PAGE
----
Not from the stars do I my judgement pluck,
And yet methinks I have astronomy—
But not to tell of good or evil luck,
Of plagues, of dearths, or seasons' quality;
Not marble, nor the gilded monuments
Of princes shall outlive this powerful rhyme,
But you shall shine more bright in these contents
Than unswept stone besmeared with sluttish time.
No more be grieved at that which thou hast done.
Roses have thorns, and silver fountains mud,
Clouds and eclipses stain both moon and sun,
And loathsome canker lives in sweetest bud.
Thou art as tyrannous, so as thou art,
As those whose beauties proudly make them cruel;
For well thou know'st to my dear doting heart
Thou art the fairest and most precious jewel.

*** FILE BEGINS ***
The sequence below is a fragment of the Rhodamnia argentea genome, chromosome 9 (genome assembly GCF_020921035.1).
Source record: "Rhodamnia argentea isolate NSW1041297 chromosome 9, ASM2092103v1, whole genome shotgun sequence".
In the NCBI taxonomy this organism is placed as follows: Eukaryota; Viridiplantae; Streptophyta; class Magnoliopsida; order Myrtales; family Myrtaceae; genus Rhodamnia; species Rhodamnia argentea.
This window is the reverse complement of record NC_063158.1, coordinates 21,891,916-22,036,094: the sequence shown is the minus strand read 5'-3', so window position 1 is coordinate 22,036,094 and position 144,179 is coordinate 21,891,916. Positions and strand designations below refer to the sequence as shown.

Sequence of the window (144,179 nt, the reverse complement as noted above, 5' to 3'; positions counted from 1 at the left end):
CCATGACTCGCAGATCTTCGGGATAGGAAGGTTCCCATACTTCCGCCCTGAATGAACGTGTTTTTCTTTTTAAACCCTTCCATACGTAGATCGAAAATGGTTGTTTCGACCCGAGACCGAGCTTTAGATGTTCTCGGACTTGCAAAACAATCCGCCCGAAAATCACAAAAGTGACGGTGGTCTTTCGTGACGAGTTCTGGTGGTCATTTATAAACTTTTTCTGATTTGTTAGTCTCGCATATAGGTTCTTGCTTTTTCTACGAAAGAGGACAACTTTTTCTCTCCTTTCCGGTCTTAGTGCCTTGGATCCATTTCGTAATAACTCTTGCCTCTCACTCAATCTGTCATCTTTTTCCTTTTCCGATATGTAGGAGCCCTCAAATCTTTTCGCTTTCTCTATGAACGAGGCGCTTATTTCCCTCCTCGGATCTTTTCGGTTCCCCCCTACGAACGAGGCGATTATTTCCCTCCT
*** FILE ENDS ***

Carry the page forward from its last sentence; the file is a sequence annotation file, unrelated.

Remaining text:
Some say thy fault is youth, some wantonness;
Some say thy grace is youth and gentle sport;
Both grace and faults are loved of more and less;
Thou mak'st faults graces that to thee resort.
O, call not me to justify the wrong
That thy unkindness lays upon my heart
Wound me not with thine eye but with thy tongue;
Use power with power, and slay me not by art.
Shall I compare thee to a summer's day?
Thou art more lovely and more temperate:
Rough winds do shake the darling buds of May,
And summer's lease hath all too short a date:
Through the house give glimmering light
By the dead and drowsy fire
That god forbid, that made me first your slave,
I should in thought control your times of pleasure,
Or at your hand th' account of hours to crave,
Being your vassal bound to stay your leisure!
If thy soul check thee that I come so near,
Swear to thy blind soul that I was thy Will,
And will thy soul knows is admitted there;
Thus far for love, my love suit, sweet, fulfil.